I had a brief but very deep romance with Oslo in the summer of 2005.
It was my first experience of life abroad all by myself and this made it unforgettable even though it lasted for less than five months.
I remember how I left the town on the first snowy day of that autumn only to come back a year later, but without the same motivations to stay. It's now six years since the last time I've been there.
And - herregud! - I miss that place quite a lot.
To me, Oslo is much more than the capital of Norway and one of the most expensive cities in the world (but with an awesome quality of life).
Oslo means memories. Which I will not recall here.
(Please be advised that I actually deleted the twenty lines of Memory Lane I had written down below. Lucky you!)
Suffice to say that I was so mesmerized by the time I spent in Oslo that I kept a sort of Norwegian diary while there covering up around 600 pages of notes, impressions, observations, fictional dialogues and a good deal of frustrated romantic impetus. Back to Italy, I tried to make a novel out of those diaries, but somehow the plot overrun me involving too many things I didn't know that much about. And drafts after drafts of chapters of a novel titled "Line Three" found room in a drawer.
Now you know the reason why I will never be a good reviewer of "The Conqueror". Because Jan Kjaerstad here wrote what I was not able to
accomplish. And rightly so. Had I spent 500 months instead of only 5 in Oslo, perhaps I could feel ashamed. Not only Kjaerstad made what I couldn't make, but he did it 10 years before my clumsy "Line Three".
And finally, he delivered a novel built on childhood episodes which equals to ensnare me under a spell. Curse you, Jan Kjaerstad!
You see? I simply cannot be impartial in looking at this book. On the one hand I'm very envious about it and on the other quite charmed by a novel who brought back a ton of Oslo-related moments.
True, "The Conqueror" is known to be the second part of the so called "Jonas Wergeland Trilogy", but given the impossibility of putting my hands over the ouverture of "The Seducer", I can say that this book could work by itself. Try it, if you don't believe me.
This is a novel revolving around Oslo and pretty much all you could call typically and quintessentially Norwegian. From politics to television, from pop culture to geography, from local habits to the way Norwegians see themselves and Norway in this wide world.
I mean, don't be surprised if you don't know a good half of the 20 great Norwegians that Jonas Wergeland chose for his programme "Thinking Big". And there are some subtleties that seem to work only in Norwegian like "fra hytte til hytte" which becomes "from hut to hut" in English, but doesn't explain the social and cultural importance of this way of saying and way of trekking in Norway.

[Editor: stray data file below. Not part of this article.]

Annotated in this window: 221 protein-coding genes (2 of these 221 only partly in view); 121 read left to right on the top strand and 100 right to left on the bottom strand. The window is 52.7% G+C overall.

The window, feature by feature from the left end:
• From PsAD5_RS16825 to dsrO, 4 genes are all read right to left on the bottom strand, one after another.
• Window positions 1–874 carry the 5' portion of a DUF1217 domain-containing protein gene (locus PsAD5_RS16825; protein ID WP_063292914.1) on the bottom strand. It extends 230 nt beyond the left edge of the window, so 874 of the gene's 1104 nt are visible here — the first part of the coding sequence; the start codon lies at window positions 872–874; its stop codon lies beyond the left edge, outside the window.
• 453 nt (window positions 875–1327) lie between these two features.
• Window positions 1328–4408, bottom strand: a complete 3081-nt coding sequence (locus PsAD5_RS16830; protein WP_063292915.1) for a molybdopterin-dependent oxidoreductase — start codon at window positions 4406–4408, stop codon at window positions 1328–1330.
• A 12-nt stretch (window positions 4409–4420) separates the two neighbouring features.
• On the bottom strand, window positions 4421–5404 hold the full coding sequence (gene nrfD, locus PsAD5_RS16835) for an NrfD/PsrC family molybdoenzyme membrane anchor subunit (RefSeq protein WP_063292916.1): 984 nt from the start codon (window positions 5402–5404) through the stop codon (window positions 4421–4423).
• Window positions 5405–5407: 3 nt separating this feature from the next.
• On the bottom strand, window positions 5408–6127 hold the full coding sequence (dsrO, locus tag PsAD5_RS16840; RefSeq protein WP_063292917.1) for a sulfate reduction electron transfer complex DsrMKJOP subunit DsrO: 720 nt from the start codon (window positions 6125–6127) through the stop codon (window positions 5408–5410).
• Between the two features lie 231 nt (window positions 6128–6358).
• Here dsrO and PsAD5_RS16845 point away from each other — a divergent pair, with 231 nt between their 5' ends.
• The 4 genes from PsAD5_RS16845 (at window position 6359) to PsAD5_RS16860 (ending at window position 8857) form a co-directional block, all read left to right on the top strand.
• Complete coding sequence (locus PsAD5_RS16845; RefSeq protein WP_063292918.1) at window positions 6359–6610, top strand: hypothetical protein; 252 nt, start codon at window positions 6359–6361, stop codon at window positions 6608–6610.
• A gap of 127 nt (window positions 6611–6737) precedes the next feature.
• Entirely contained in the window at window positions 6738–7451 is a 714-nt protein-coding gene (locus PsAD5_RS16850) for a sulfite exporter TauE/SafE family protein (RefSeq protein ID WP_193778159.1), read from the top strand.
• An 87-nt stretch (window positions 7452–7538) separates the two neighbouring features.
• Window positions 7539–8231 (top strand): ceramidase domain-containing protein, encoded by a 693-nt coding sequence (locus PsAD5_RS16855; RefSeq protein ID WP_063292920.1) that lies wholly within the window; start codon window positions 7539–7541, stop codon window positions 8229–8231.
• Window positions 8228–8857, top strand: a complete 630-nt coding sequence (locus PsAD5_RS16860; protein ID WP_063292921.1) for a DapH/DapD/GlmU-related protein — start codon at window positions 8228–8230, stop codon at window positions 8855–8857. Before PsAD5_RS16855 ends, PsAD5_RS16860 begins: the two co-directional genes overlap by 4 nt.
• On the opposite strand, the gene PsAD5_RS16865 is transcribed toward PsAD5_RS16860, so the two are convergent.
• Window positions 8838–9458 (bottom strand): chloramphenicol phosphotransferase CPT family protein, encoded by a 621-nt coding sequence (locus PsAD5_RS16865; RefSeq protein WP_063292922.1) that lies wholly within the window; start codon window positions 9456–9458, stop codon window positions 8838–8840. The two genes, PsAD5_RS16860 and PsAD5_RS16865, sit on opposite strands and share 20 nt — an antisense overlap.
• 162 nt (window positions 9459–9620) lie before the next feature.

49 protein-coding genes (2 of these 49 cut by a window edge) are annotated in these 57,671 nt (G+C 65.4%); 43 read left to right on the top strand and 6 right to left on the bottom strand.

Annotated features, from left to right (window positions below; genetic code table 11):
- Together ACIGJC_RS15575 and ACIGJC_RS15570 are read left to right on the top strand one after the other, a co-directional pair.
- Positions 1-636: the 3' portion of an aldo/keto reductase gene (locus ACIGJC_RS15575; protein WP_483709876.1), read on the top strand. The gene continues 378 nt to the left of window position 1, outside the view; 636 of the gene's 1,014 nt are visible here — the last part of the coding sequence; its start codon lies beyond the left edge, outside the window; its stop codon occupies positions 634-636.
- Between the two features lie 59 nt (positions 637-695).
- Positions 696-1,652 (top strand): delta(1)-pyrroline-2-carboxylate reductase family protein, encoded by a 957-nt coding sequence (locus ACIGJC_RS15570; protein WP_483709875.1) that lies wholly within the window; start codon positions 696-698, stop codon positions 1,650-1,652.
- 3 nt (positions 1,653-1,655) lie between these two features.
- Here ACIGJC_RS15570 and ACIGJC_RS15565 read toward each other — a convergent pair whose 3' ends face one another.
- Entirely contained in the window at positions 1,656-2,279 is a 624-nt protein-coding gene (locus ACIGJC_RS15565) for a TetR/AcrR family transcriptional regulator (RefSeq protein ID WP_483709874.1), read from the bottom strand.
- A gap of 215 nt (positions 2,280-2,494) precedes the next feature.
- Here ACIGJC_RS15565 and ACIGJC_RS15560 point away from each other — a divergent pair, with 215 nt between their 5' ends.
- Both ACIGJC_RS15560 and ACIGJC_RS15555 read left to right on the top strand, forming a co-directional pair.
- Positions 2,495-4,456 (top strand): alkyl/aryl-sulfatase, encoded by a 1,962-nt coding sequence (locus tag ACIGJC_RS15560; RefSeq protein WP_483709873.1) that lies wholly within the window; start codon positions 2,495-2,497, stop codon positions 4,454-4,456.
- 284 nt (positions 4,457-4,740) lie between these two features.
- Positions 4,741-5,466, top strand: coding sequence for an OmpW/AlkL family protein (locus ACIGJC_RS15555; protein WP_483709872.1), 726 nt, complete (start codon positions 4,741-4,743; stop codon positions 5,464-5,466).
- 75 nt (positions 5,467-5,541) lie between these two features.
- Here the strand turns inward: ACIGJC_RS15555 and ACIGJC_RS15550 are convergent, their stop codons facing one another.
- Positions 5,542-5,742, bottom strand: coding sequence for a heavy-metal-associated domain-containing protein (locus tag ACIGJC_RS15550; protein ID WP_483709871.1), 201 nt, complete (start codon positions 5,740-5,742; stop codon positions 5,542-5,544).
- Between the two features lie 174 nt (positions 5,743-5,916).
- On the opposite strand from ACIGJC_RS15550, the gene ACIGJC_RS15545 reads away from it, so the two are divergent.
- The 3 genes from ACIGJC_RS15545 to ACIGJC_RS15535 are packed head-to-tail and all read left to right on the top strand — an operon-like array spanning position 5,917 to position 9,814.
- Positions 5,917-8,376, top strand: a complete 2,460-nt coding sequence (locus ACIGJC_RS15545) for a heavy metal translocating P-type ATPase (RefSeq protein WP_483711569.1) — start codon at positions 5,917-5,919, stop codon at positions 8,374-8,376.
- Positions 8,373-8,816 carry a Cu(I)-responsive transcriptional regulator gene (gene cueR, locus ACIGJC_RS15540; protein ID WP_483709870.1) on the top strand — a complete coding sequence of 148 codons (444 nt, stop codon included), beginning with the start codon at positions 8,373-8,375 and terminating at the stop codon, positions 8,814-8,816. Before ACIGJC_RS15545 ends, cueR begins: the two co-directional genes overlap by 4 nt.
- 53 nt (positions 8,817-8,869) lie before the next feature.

And the reason why the novelist and Nobel Prize winner Knut Hamsun doesn't deserve to be printed on any Norwegian banknote (you will find that part in the book) is that he became a Nazi collaborator in his elderly years making him an enemy for his nation.
To name just the first two references which came to my mind.
Nevertheless, if you read the English translation don't believe the Scottish translator when she calls the district of Bygdøy "an island". Please be aware that, as stated by this reader and confirmed by the Oslo resident Mr Irwan S, Bygdøy is actually a peninsula.
A key point now. Jonas Wergeland here calls his compatriots "a nation of spectators" meaning that they're never invited at the high tables or in the control rooms of planet Earth, but quite enjoy having a look at them comfortably sprawled out on a sofa or on a stressless chair. This sort of Peeping Tom attitude means that Norwegians are also accused by the protagonist of this novel of merely witnessing dramatic events without trying either to shape or to stop them.
I would call these accusations of being lazy and craven a bit too harsh. After all Norway hosts only 5 million people and what these few Norwegians can do in a world scenario of 7 billion human beings?
Norway should be content of having had sons and daughters like Ibsen, Nansen, Amundsen, Grieg and Sigrid Undset (all of them are given a programme by Wegeland). That's not too bad, I think, but not enough for Wergeland - and I suspect for Jan Kjaerstad too.
Uh, I forgot to tell you. "The Conqueror" includes plenty of sex in pretty much all the combinations you can wonder. And, I must add, most if not all of this sex, targets Jonas Wergeland giving you the impression that Norwegian women always take the initiative. Don't jump to the same conclusion too fast! To be honest, more than a "conqueror" Jonas Wergeland in this book is "conquered", sexually and wistfully.
To make a long story short, this novel is not a masterpiece overall, hence I cannot reward it with a five stars rate. But this is the kind of book that means an awful lot to me. Now you know why I had to write this neverending review. A review which will not be very helpful to you, I'm afraid. Apologies for my biased effort!